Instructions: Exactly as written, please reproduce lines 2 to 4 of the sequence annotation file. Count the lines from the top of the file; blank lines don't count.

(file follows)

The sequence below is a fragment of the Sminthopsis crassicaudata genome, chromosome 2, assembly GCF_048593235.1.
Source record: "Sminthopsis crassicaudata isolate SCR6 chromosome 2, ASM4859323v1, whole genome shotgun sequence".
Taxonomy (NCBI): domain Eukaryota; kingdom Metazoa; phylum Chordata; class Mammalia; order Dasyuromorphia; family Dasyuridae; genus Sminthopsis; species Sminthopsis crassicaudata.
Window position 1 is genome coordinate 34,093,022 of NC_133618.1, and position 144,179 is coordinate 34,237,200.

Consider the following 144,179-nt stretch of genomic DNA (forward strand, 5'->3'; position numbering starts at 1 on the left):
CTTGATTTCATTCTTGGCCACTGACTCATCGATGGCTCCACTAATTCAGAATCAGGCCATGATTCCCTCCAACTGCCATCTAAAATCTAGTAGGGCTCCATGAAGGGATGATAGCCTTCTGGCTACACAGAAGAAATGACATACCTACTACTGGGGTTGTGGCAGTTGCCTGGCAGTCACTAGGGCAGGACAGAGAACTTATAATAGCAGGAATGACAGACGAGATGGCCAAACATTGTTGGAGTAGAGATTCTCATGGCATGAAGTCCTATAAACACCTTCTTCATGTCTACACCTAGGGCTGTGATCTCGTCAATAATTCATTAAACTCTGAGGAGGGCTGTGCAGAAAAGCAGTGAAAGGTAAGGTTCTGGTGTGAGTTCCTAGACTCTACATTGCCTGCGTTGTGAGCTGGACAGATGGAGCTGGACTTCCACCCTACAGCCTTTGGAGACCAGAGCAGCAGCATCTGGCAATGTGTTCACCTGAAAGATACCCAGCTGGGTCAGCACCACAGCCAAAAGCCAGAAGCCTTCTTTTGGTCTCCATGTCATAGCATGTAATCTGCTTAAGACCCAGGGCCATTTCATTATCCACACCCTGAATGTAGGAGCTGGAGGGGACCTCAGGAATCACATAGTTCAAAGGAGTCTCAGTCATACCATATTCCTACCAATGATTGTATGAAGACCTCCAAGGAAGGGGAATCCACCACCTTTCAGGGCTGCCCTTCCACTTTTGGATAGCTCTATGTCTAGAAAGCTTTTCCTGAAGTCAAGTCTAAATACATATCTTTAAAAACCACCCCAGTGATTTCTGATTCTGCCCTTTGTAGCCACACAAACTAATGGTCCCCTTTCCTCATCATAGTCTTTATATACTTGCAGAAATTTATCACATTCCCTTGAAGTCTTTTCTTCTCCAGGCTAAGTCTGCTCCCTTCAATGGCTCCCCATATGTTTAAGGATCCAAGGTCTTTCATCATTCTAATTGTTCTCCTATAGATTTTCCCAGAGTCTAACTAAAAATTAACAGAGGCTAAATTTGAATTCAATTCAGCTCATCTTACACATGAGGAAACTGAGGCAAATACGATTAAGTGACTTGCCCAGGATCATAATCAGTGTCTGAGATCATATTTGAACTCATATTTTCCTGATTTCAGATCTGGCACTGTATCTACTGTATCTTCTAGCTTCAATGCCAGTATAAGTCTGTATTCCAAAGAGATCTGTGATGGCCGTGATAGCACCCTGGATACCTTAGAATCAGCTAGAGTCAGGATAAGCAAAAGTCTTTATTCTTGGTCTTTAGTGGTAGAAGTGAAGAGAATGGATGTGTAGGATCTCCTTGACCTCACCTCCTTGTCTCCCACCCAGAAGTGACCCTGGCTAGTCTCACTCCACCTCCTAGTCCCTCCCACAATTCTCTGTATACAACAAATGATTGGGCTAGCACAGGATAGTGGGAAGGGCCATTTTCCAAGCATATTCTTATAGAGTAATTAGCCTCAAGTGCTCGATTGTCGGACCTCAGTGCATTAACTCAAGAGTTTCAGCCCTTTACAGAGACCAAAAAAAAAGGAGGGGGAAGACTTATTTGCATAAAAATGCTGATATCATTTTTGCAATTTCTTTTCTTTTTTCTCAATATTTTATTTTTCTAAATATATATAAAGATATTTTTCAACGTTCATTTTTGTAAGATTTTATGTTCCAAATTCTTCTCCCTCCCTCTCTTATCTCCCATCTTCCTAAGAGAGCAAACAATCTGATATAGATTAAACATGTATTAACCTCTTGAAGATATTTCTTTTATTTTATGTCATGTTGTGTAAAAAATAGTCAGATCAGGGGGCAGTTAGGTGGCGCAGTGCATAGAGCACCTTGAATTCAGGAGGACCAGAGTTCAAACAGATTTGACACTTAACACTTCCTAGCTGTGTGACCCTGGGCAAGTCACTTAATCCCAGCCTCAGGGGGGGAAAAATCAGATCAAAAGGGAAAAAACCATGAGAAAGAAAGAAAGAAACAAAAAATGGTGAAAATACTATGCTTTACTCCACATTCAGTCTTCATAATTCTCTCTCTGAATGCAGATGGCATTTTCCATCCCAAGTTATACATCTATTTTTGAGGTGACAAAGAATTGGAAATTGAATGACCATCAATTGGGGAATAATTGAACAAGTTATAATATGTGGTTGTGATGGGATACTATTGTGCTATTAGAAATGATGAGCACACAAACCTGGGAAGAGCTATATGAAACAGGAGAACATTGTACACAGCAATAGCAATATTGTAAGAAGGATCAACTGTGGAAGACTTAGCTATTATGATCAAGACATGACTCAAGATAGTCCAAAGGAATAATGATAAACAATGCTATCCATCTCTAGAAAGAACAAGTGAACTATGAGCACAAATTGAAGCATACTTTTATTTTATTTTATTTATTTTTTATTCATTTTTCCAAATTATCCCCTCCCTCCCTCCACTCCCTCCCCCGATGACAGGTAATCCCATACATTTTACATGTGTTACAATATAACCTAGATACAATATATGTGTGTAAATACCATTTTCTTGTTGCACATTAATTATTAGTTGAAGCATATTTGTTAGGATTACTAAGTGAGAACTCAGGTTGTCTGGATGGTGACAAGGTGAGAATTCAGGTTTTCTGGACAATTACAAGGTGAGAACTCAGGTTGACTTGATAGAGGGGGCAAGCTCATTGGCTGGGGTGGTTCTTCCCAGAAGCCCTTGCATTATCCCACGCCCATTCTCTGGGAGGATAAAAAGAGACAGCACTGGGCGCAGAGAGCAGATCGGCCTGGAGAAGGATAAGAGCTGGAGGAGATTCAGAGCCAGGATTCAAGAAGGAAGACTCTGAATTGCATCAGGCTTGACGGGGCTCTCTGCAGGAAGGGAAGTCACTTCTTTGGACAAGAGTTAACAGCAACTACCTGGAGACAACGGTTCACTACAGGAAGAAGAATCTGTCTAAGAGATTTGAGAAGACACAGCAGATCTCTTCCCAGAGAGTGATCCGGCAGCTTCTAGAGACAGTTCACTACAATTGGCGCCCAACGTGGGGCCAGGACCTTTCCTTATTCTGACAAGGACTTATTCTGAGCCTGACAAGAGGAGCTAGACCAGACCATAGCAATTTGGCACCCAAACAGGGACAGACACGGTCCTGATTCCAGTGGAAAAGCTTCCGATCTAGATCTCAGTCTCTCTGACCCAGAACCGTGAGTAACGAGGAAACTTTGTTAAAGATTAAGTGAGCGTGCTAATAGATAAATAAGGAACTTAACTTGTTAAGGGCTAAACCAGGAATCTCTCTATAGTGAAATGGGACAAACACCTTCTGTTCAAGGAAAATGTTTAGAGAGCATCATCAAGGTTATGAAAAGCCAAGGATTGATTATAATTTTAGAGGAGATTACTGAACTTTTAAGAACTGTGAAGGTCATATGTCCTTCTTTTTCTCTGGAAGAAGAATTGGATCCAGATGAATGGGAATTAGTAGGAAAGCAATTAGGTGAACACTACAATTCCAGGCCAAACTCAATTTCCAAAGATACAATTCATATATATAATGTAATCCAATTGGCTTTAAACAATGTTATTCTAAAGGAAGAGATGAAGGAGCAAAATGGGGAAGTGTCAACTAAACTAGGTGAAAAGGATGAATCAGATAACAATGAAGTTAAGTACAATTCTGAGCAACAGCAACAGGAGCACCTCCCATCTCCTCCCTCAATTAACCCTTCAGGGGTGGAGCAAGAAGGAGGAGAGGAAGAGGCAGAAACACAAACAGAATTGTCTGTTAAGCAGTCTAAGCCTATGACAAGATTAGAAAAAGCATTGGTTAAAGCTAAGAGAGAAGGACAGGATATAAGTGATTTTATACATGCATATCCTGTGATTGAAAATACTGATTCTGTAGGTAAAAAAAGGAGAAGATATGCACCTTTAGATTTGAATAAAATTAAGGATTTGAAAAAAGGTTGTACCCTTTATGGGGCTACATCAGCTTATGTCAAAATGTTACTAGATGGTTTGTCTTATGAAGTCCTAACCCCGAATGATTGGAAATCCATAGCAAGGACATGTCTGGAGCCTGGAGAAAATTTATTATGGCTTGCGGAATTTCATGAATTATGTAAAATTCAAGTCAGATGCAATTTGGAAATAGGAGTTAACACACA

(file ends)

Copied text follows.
Source record: "Sminthopsis crassicaudata isolate SCR6 chromosome 2, ASM4859323v1, whole genome shotgun sequence".
Taxonomy (NCBI): domain Eukaryota; kingdom Metazoa; phylum Chordata; class Mammalia; order Dasyuromorphia; family Dasyuridae; genus Sminthopsis; species Sminthopsis crassicaudata.
Window position 1 is genome coordinate 34,093,022 of NC_133618.1, and position 144,179 is coordinate 34,237,200.